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Waveform Generation (App Note)

This application note is about creating analog or digital output waveforms with the U3, U6, UE9, or T-series.

Hardware Bandwidth Limitations

Before we talk about how to get output updates to happen when desired, first consider whether the hardware can handle the signal frequency you want.

Digital output is pretty simple (very fast), but for analog output first determine if the bandwidth of the DAC (digital to analog converter, or analog output) hardware can handle your desired maximum signal frequency.  As of this writing, -3 dB cutoff frequencies are as follows:

-3 dB cutoff frequency


16 Hz


500 Hz


159 kHz *


40 kHz


30 kHz *



*This device cannot output a signal this quickly. The cutoff frequency was calculated by measuring the time constant.

If the hardware can handle the signal frequency you want, the next question is whether you can update the DAC fast enough to build your desired waveform.  You need to determine your required DAC update rate.  Take the max signal frequency you want to make, and multiply it by how many updates per cycle you require (i.e. how "smooth" you need the signal to be).  For example, if you want to build a 10 Hz sine wave using 50 updates per cycle, that would require 500 updates per second.

Software Timing, Command-Response Updates

The basic method of updating an output is command/response mode.  Typical timing information can be found in the documentation for the U3, U6, UE9, or T-series.  For example, in Section 3.1 of the U3 User's Guide it says that with a USB high-high connection it takes about 0.6 ms to update one or both DACs, which is about 1600 updates/second.  Whether you can make a software program that can iterate a loop at that interval has to do with many factors.

WAIT Technique (U3, U6, T-series)

The idea of the WAIT technique is to send a single packet to the device with multiple commands that are executed in sequence.  Typical commands would be write DO, write DAC, read AIN, and WAIT, where WAIT is a user-controllable delay.  Using this technique you have the normal command-response delay to send the packet and read the response (on the order of 1 millisecond), but the multiple commands within the packet are executed in hardware without any communication delays.

The U3 and U6 have low-level IOTypes WaitShort (U3/U6) and WaitLong (U3/U6).  These can be combined with other commands in a low-level Feedback packet.  The UD driver uses both of these, but to the user presents a single IOType LJ_ioPUT_WAIT (U3/U6).  This IOType can be combined with others in a single packet using the Add/Go/Get technique (U3/U6).  The value range you can pass to LJ_ioPUT_WAIT is 0-4000000 microseconds, and the resolution is 128 µs on a U3 and 64 µs on a U6.  To determine how many commands can be fit in a single packet on the U3/U6, consider that the low-level Feedback packet has room for 57 bytes of data in the command and 55 bytes of data in the response.  Section 5.2.5 of either User's Guide (U3/U6) specifies the command and response bytes needed for each IOType.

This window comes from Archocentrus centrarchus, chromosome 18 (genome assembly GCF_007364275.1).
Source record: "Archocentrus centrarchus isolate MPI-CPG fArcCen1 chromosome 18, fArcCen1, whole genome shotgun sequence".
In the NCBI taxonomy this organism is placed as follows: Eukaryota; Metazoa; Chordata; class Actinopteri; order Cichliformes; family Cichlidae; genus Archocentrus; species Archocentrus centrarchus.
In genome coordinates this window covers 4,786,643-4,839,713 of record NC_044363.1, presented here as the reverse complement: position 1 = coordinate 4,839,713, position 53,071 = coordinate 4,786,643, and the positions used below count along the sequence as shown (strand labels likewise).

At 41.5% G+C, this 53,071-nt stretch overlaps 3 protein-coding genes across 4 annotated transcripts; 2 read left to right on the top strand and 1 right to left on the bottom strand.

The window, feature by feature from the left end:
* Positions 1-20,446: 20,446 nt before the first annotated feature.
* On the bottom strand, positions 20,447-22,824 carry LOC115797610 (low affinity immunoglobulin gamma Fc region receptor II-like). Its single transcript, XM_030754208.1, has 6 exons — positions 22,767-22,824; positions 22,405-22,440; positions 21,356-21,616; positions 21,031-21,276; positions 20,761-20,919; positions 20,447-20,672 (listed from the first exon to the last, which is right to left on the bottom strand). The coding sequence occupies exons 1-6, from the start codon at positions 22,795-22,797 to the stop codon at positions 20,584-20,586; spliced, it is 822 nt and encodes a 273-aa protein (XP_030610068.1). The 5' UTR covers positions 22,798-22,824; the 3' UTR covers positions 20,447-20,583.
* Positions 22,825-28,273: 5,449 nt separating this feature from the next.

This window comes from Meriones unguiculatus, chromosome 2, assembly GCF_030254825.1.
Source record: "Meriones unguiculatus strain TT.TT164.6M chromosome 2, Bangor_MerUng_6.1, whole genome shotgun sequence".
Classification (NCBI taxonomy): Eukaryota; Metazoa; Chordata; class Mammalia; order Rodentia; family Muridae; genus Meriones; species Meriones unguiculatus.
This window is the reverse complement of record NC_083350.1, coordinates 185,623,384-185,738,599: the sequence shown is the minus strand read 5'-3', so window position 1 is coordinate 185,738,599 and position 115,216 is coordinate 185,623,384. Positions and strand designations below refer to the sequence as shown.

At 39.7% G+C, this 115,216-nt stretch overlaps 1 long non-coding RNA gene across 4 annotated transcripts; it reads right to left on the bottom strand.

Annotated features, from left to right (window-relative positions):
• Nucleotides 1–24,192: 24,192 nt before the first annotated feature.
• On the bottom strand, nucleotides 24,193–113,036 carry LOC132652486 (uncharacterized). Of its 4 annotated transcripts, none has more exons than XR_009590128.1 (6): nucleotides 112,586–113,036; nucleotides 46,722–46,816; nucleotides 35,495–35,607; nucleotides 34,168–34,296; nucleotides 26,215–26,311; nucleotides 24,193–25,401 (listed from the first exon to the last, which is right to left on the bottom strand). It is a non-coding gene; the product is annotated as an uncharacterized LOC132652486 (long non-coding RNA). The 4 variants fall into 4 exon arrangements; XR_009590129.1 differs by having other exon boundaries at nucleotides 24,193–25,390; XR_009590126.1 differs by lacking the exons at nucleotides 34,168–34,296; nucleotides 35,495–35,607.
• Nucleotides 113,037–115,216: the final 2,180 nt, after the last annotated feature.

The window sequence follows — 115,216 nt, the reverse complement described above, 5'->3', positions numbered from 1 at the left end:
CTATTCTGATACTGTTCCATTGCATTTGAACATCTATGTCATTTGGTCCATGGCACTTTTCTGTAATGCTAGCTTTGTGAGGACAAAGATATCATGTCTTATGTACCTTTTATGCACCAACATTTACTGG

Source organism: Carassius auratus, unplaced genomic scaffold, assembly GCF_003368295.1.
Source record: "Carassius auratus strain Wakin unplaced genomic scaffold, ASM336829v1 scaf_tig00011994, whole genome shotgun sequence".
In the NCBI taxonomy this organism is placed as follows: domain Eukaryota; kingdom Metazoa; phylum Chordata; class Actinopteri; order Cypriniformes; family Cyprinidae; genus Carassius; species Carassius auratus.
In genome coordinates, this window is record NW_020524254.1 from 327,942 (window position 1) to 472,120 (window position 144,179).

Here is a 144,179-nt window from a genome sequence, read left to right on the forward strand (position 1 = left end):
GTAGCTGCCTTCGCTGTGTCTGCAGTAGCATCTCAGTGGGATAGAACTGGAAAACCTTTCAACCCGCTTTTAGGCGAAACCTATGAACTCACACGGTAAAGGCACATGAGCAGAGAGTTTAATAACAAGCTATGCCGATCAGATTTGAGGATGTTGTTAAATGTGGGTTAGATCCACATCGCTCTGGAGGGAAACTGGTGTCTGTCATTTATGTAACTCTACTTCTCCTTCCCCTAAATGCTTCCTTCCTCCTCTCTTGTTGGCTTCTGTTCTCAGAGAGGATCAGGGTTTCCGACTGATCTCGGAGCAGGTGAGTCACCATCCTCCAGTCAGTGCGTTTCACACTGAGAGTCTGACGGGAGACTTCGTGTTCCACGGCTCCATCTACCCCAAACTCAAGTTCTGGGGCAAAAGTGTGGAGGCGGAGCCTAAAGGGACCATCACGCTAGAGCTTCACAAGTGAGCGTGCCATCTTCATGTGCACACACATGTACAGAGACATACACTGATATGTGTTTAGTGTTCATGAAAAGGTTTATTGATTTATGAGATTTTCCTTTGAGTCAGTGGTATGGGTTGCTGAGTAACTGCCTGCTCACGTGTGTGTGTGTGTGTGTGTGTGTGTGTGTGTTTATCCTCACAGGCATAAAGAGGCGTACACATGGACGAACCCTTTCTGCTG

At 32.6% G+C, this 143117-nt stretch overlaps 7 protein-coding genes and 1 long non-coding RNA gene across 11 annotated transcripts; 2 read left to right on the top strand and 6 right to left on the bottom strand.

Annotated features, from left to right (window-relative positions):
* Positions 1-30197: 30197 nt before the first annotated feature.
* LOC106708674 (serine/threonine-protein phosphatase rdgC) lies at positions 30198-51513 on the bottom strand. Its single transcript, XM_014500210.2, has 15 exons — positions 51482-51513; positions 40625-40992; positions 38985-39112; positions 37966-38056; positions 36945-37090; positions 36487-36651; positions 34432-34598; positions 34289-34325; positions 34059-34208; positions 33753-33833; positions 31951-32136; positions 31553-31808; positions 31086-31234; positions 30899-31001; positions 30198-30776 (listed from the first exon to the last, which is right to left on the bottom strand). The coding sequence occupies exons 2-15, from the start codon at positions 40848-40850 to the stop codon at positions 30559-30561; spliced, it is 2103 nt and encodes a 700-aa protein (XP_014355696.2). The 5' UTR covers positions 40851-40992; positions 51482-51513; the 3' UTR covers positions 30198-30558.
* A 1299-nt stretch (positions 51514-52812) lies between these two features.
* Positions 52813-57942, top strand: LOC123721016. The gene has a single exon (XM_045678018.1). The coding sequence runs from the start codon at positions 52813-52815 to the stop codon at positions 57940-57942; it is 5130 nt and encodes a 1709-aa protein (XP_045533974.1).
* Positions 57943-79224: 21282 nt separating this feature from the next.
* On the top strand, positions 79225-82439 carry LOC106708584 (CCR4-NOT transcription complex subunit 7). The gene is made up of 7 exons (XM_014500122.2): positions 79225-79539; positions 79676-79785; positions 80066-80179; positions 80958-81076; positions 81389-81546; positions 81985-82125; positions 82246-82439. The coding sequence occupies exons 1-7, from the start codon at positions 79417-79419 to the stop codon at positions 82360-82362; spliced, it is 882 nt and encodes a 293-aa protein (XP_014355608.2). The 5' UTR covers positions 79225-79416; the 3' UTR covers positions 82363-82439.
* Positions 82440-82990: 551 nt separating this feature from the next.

The T-series devices have a register WAIT_US_BLOCKING (UINT32 starting at address 61590).  Pass a value to wait, in microseconds, from 0-100000.  The resolution is 1 µs, but there can be a few µs of occasional jitter due to other higher priority things happening in the processor.  If this wait is placed between 2 other commands, which is typical, there will be an extra ~10 µs of delay between the commands due to the normal time to process each command.  Writes to this register can be combined with writes/reads of other registers in a single Modbus TCP packet.  With the LJM Library, you would typically use LJM_eWriteNames or LJM_eNames, but either way LJM will send a Modbus Feedback function to the device.  The maximum packet size of a single packet for a T-series device is 64/1040/500 bytes for USB/Ethernet/WiFi, respectively.  You can combine multiple WAITs to get more than 100 ms delay, but keep each packet to less than 250 ms total to avoid a device reset caused by the internal watchdog timer.  This technique might also be useful within a Lua script.

Stream Output

The UE9 has a feature called Stream-DAC that allows DAC channels to be updated in stream mode.  You specify a buffer of 1-128 update values, and the UE9 will step through this buffer (continuously rolling back to the start) sending each value to a DAC at the stream scan rate (which can be up to 50 kscans/second or even more).

The T-series devices have a similar but more powerful feature called Stream-Out.

Square or Rectangular Output with Timers or DIO-EF

For continuous square or rectangular waveforms you would typically use a timer on a U3/U6/UE9 or DIO-EF on a T-series device.  If a sinusoid is needed, but fixed frequency and amplitude is sufficient, you can output a square wave and use a simple RC filter to create a decent sinusoid.

To get a specific number of pulses from a U3/U6/UE9 timer, rather than continuous output, you can use another timer in Stop mode.  On the T-series devices, simply use the Pulse Out type.

Square or Rectangular Output at Voltages other than 3.3V

They way to achieve this is to use one of the digital output techniques above to create a 0/3.3V waveform, and use that waveform to control some sort of switch that is gating the desired voltage.  You could gate 5V from VS or a variable voltage from a DAC output, among others.  For the specific case of getting a 5V digital output, there is information on Section 2.8 of the U3 User's Guide.

Scripting (T-series)

On the T you can write a Lua script.  This is code that runs on the hardware, without communication overhead, and thus can be much faster.

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